New research from Monash University has suggested that anti-stress drugs, known as beta-blockers, could slow the spread of cancer in the body.
The study, which was published in Clinical Cancer Research, marks the first ever study marking that beta-blockers stop cancer cells spreading through the body in women with breast cancer.
In the randomised controlled trial, 64 women were either given propranolol - a beta-blocker used to treat cardiac disease and anxiety disorders - or a placebo, and were then evaluated from the time of diagnosis until after the breast cancer surgery.
Results from the investigation showed that just one week of beta-blockers therapy inhibited cancer invasion, having a protective effect against the spread of the cancer.
As a results of this, the researchers believe the findings support the need for larger clinical trials that can prove that beta-blockers improve survival after a cancer diagnosis.
One of the key researchers on the project, associate professor Erica Sloan said “We know that stress activates the ‘fight-or-flight’ response and, for patients with cancer, the time from diagnosis to surgery can be both stressful and emotional.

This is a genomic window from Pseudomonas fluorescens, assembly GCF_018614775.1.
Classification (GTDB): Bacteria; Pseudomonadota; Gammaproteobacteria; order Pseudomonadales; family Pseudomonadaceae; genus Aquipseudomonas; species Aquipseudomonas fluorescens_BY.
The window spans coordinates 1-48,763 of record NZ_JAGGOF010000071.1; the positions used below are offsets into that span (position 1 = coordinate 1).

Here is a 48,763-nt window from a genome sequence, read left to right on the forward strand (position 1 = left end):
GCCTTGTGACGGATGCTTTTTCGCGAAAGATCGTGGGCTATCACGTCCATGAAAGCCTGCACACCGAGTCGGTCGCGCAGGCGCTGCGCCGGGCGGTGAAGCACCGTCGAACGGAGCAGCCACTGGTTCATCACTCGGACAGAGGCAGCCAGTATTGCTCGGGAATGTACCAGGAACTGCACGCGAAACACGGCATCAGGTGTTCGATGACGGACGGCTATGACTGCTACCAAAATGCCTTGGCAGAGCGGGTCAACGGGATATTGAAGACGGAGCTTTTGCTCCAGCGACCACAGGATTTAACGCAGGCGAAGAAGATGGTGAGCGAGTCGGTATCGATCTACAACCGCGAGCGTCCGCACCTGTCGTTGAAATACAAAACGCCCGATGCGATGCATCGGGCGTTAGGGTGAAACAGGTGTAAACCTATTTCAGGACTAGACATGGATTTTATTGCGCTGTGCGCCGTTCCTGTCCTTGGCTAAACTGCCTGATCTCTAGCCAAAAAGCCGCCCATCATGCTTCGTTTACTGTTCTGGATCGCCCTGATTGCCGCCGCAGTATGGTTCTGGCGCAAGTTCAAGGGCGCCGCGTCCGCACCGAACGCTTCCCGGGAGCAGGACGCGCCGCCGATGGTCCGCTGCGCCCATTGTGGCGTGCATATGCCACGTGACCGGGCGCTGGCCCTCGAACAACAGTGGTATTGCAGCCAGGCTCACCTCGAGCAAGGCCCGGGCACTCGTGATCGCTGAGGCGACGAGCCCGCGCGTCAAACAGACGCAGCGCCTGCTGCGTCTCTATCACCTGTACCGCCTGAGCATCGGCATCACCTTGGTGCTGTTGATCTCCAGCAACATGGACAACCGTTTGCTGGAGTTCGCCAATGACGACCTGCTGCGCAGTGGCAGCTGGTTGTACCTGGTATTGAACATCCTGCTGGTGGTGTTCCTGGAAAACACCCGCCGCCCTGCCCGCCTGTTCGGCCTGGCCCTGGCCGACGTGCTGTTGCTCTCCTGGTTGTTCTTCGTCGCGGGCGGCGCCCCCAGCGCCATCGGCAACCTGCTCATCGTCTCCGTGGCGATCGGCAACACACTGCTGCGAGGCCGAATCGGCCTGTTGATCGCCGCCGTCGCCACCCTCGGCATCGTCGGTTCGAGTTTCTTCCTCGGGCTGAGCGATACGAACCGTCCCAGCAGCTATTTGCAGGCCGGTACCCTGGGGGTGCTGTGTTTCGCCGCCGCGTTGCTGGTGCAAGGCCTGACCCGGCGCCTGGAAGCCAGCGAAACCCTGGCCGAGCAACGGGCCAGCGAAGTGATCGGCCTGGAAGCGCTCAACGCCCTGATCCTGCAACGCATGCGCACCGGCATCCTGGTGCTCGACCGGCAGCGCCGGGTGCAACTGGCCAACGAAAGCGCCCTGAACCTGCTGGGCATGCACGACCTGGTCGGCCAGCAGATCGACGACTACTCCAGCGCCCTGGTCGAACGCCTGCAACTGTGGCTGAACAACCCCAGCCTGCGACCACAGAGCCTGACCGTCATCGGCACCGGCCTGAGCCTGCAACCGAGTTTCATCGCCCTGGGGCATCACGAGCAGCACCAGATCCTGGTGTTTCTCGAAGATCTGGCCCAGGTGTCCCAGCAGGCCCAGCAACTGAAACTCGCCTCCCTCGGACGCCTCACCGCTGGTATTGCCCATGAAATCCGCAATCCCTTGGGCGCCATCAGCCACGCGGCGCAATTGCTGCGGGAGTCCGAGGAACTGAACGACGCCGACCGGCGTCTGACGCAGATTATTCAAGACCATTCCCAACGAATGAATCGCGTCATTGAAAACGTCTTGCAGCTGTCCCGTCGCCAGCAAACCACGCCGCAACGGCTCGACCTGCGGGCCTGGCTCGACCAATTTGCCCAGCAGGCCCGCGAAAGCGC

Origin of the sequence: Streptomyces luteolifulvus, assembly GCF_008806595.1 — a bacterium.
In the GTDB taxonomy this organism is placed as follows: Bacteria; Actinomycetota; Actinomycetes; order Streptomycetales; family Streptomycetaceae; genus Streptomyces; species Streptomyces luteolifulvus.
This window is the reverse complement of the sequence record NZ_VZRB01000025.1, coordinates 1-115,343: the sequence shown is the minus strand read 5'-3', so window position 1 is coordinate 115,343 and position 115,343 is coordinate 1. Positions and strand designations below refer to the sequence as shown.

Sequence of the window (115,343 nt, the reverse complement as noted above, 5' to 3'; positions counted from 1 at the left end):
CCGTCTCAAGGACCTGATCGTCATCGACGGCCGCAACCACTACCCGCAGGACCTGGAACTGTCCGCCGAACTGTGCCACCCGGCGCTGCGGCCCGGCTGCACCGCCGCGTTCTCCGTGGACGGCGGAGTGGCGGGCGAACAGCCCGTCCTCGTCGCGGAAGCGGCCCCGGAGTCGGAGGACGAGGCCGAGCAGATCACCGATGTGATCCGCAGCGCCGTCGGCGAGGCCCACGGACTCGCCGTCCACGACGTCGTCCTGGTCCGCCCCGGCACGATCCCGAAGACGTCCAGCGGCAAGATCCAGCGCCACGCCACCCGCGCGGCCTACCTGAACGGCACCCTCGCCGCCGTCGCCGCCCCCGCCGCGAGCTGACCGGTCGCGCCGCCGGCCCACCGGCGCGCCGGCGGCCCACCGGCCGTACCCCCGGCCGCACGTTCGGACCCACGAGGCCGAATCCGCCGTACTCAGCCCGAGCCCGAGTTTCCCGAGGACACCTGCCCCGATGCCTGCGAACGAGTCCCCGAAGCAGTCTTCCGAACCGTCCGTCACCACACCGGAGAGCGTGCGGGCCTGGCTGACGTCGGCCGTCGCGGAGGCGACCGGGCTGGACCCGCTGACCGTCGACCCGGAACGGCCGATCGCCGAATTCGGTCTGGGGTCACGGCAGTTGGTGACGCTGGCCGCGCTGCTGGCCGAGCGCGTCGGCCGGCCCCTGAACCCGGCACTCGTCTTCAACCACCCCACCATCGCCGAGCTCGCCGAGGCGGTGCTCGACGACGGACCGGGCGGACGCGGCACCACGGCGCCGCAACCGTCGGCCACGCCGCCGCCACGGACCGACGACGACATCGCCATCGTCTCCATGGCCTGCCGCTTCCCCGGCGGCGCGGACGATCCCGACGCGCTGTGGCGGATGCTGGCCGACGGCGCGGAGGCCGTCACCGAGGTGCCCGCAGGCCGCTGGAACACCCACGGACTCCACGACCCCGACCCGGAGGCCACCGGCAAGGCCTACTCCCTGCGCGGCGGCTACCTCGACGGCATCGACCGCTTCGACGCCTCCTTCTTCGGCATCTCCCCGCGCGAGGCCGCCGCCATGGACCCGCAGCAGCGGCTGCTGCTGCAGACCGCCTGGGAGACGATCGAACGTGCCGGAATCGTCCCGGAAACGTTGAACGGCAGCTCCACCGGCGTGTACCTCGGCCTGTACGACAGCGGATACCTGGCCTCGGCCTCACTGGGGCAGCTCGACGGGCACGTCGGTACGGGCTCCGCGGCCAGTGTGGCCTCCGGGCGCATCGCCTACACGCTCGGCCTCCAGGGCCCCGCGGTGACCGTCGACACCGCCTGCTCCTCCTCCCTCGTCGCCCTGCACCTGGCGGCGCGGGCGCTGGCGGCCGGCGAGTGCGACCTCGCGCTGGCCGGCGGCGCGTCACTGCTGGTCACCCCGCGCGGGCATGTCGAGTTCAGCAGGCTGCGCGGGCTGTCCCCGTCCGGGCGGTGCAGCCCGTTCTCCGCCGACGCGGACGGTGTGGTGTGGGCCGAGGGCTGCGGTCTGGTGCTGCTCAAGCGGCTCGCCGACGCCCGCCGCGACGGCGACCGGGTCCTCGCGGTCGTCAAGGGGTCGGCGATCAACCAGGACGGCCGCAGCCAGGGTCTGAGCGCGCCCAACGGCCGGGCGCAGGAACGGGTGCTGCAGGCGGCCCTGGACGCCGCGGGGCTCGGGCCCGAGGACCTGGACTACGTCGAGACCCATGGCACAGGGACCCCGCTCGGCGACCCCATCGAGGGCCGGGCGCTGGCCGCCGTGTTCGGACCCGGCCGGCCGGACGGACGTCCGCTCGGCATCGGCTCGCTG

“Our research discovered that the ‘fight-or-flight response’ can increase metastasis, helping cancer spread through the body. We harnessed that knowledge by repurposing existing drugs. Our goal was to see if we could stop cancer cells spreading in the body. We found that beta-blockers – which halt the stress response – stopped the cancer invading.’’
The study was funded by the ANZCA Research Foundation, Perpetual Trustees and the US National Institutes of Health, and conducted at the Peter MacCallum Cancer Centre.